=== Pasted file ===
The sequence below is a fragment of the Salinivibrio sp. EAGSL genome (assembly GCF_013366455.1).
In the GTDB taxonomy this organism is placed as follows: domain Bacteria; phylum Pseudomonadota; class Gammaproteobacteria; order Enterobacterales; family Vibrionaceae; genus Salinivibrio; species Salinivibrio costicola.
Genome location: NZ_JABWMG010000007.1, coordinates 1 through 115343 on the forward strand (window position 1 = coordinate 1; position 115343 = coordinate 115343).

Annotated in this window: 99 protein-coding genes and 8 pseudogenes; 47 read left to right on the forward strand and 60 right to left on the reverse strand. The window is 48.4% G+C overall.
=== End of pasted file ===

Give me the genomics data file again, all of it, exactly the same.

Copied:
The sequence below is a fragment of the Salinivibrio sp. EAGSL genome (assembly GCF_013366455.1).
In the GTDB taxonomy this organism is placed as follows: domain Bacteria; phylum Pseudomonadota; class Gammaproteobacteria; order Enterobacterales; family Vibrionaceae; genus Salinivibrio; species Salinivibrio costicola.
Genome location: NZ_JABWMG010000007.1, coordinates 1 through 115343 on the forward strand (window position 1 = coordinate 1; position 115343 = coordinate 115343).

Annotated in this window: 99 protein-coding genes and 8 pseudogenes; 47 read left to right on the forward strand and 60 right to left on the reverse strand. The window is 48.4% G+C overall.